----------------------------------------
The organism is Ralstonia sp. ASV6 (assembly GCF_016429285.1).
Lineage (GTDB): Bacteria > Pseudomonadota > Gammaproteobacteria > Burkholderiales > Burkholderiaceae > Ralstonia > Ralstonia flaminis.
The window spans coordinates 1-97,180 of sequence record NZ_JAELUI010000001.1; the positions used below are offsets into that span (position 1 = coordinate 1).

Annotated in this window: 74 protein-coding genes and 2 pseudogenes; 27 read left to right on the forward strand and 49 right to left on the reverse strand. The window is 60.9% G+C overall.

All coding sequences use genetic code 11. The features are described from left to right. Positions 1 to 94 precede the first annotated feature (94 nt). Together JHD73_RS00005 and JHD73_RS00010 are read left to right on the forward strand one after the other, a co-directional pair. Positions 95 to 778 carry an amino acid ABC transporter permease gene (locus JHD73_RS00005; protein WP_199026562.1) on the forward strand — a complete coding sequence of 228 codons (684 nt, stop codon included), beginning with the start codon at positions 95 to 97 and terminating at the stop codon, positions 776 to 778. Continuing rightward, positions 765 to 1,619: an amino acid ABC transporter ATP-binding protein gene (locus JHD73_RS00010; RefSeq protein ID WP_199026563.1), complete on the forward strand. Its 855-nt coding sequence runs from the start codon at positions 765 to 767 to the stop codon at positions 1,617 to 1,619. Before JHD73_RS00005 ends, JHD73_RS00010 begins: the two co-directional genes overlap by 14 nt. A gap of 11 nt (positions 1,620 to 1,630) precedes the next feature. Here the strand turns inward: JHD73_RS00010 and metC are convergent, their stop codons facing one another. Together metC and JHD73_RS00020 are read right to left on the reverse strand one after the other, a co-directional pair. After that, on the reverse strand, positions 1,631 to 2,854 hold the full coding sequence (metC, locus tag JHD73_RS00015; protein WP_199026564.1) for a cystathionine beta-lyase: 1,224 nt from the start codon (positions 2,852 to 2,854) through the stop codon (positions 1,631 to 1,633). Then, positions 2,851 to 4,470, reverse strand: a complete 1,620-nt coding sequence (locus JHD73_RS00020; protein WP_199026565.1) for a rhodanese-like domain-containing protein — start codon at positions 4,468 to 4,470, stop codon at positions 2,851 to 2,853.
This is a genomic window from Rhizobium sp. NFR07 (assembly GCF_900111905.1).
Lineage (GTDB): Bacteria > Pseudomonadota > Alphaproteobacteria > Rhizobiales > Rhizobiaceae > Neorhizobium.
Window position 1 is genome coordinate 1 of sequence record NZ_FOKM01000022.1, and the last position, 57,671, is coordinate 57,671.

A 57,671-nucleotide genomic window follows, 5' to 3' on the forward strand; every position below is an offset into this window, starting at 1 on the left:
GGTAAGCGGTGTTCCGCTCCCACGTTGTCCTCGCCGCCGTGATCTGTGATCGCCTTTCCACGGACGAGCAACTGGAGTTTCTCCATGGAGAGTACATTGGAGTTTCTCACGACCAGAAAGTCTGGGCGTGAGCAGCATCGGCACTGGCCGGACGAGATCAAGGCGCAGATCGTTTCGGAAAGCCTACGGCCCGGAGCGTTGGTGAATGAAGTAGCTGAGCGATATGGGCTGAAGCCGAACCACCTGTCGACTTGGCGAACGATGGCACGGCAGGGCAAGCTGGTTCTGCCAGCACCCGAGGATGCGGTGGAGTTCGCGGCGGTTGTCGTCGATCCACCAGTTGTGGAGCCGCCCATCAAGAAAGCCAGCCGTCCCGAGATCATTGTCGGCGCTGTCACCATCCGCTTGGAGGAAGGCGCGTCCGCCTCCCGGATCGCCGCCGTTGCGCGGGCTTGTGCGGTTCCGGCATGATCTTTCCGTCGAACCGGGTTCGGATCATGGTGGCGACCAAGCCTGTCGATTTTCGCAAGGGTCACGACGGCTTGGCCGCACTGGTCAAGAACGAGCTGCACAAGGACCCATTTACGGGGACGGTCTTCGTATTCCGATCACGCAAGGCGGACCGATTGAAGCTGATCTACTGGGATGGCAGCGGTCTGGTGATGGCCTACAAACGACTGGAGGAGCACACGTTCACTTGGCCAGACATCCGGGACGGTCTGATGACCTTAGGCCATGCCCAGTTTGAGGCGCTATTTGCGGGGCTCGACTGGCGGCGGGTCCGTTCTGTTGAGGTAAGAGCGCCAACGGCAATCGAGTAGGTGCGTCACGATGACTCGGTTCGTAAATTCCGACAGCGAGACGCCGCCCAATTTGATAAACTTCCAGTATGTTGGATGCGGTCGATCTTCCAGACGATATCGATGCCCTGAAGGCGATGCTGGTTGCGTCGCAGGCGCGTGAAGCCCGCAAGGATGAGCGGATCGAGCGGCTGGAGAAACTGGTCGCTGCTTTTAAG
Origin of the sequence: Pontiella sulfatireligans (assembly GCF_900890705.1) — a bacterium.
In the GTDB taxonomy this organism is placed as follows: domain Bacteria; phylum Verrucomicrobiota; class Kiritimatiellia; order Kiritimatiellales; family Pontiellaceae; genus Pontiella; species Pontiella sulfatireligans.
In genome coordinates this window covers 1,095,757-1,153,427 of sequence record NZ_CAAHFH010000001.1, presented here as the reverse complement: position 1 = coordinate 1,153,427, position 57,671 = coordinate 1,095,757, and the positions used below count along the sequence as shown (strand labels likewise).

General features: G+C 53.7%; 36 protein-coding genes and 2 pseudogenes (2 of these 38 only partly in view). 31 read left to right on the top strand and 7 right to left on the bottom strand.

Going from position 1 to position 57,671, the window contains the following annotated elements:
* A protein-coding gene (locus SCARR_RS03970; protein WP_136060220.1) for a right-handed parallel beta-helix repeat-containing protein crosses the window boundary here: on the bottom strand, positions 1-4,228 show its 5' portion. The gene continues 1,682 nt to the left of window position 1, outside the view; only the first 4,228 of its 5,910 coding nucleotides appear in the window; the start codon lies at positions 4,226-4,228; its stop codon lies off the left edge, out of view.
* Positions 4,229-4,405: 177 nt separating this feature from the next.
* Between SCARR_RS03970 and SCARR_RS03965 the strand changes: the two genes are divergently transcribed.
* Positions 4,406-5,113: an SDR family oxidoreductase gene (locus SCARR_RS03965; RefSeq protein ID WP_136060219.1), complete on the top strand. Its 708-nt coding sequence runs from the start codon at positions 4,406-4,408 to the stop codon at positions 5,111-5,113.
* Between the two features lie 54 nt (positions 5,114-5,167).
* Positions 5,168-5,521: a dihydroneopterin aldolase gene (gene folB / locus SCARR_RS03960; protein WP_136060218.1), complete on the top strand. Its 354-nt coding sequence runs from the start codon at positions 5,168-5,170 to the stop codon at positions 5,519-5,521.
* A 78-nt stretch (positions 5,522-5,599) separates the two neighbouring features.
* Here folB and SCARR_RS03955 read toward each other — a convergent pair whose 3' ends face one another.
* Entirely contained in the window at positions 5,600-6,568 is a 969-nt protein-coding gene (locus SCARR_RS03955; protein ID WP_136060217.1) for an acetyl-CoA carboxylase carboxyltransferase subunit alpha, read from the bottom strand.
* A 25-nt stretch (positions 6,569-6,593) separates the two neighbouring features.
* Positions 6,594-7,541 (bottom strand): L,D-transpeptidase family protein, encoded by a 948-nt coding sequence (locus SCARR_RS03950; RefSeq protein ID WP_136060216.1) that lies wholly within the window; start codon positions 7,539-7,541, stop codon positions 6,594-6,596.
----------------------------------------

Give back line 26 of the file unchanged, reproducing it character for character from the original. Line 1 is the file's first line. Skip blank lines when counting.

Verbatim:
* Positions 6,594-7,541 (bottom strand): L,D-transpeptidase family protein, encoded by a 948-nt coding sequence (locus SCARR_RS03950; RefSeq protein ID WP_136060216.1) that lies wholly within the window; start codon positions 7,539-7,541, stop codon positions 6,594-6,596.